What is the Scottish rate of Income Tax?
Definition of the Scottish rate of Income Tax
The Scottish government can now set Income Tax rates and bands for taxpayers who live in Scotland. This is known as the Scottish rate of Income Tax.
How the Scottish rate of Income Tax is calculated
For the tax year 2017/18, the rate of Income Tax in Scotland is the same the rest of the UK. However, it is calculated differently.
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Starting with the basic rate of tax, 20%, the UK government deducts 10% and the Scottish government adds its own amount back on (at the moment this is 10%). In effect, Scottish basic rate taxpayers pay 10% to the UK government and 10% to the Scottish government.
At the moment, these deductions and additions are the same for all Income Tax rates:
|Tax rate||UK rate of Income Tax||UK government deduction||Scottish government addition||Scottish rate of Income Tax|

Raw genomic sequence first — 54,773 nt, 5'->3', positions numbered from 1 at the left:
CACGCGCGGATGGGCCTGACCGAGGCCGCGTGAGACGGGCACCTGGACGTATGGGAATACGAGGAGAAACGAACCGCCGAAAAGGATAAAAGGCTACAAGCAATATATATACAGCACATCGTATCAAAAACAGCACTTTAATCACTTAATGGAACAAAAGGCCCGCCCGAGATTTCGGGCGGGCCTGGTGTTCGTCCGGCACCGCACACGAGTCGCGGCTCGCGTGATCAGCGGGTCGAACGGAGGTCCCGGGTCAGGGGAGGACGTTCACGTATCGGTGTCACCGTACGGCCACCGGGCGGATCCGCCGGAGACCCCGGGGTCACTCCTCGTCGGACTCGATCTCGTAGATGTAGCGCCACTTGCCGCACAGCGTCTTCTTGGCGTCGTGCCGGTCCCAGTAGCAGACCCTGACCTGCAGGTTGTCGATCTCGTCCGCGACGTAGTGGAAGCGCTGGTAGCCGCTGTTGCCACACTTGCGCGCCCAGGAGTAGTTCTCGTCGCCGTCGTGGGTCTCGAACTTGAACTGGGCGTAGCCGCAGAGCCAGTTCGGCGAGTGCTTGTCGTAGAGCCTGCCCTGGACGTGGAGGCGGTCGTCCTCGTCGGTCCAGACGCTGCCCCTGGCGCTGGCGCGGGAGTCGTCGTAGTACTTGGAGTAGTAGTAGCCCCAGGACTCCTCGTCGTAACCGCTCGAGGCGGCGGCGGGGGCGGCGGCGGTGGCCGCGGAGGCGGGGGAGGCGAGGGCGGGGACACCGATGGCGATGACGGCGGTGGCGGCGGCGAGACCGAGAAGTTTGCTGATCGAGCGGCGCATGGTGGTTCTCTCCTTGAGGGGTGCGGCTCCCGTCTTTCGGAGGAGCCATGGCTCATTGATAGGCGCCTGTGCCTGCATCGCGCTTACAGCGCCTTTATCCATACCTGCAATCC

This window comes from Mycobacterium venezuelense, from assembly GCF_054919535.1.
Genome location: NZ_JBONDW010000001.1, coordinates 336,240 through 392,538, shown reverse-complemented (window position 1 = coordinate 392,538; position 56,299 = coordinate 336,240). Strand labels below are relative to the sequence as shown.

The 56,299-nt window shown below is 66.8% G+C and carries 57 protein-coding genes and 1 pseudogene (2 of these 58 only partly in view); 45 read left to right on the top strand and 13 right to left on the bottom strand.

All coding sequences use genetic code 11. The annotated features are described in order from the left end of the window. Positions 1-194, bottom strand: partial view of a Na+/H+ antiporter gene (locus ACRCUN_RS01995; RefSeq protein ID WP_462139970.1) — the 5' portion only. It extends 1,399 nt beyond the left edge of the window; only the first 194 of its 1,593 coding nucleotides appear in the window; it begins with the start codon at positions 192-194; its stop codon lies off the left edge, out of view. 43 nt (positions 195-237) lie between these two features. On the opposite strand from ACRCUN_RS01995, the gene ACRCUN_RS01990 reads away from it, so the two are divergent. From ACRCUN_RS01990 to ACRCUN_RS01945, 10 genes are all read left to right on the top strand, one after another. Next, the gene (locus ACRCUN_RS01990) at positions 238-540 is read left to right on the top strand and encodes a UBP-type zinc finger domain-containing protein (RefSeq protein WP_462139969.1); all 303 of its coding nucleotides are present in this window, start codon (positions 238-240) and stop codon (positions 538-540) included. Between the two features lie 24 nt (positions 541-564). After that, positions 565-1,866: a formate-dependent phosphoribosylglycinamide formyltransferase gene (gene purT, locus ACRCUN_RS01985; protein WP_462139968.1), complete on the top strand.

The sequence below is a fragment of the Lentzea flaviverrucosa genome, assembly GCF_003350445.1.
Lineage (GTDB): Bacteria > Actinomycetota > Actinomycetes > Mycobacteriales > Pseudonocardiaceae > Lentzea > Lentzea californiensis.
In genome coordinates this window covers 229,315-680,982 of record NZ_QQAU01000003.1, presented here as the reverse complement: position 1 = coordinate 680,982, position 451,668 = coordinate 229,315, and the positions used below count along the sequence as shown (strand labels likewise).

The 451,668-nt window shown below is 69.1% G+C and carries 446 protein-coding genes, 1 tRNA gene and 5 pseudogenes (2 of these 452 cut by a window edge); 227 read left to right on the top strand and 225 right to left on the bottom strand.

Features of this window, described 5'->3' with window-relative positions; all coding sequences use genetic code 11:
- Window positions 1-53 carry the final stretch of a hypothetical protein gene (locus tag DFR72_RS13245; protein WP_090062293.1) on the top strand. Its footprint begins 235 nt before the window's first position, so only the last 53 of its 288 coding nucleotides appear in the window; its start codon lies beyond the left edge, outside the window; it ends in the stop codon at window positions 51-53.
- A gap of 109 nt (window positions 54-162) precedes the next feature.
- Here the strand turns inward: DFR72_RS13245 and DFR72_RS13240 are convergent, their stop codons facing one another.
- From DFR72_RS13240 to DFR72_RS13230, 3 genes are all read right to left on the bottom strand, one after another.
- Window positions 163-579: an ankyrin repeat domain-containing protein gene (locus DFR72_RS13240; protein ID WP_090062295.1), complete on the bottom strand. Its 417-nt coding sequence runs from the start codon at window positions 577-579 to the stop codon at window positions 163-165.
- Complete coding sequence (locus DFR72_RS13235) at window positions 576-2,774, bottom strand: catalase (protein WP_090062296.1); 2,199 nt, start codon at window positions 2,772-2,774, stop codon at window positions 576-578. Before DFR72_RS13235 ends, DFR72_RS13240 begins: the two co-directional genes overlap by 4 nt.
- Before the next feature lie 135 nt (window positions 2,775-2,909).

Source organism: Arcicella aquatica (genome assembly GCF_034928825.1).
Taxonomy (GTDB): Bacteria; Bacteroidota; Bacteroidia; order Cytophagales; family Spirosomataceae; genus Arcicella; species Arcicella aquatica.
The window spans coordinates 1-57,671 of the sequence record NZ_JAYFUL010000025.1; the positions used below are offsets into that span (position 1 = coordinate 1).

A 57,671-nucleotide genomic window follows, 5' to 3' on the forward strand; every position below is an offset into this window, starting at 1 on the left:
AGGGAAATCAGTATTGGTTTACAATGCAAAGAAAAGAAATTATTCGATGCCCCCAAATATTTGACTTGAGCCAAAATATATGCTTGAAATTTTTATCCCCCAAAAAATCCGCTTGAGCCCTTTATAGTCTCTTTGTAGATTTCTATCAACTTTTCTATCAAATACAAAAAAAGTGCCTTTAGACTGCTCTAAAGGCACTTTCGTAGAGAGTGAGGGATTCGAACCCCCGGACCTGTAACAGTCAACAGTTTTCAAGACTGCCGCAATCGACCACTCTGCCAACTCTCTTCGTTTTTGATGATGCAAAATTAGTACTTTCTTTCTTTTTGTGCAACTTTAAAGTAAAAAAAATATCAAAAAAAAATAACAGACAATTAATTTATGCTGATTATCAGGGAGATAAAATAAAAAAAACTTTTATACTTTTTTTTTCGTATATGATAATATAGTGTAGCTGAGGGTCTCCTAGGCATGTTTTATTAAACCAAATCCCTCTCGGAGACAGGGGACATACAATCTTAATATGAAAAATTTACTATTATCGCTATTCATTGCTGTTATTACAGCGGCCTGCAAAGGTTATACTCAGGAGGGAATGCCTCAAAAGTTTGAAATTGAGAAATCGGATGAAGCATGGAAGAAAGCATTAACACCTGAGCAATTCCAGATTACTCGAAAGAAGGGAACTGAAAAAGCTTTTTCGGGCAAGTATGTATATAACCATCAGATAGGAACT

The threshold for the higher rate of tax in Scotland
For the tax year 2017/18, a higher-rate Scottish taxpayer will pay more tax, because the Scottish higher rate tax band is lower than that in the rest of the UK. Scottish taxpayers pay higher-rate tax once their income goes over £43,000 - but for an English, Welsh or Northern Irish taxpayer, the threshold is £45,000.
Who qualifies as a “Scottish taxpayer”?
A Scottish taxpayer is a taxpayer who lives in Scotland. If you live in England you’ll be an English taxpayer, even if you work for a Scottish employer.
Scottish taxpayers have an ‘S’ at the start of their tax code, for example, S1150L for the 2017/18 tax year, whereas in the rest of the UK the corresponding code is 1150L.
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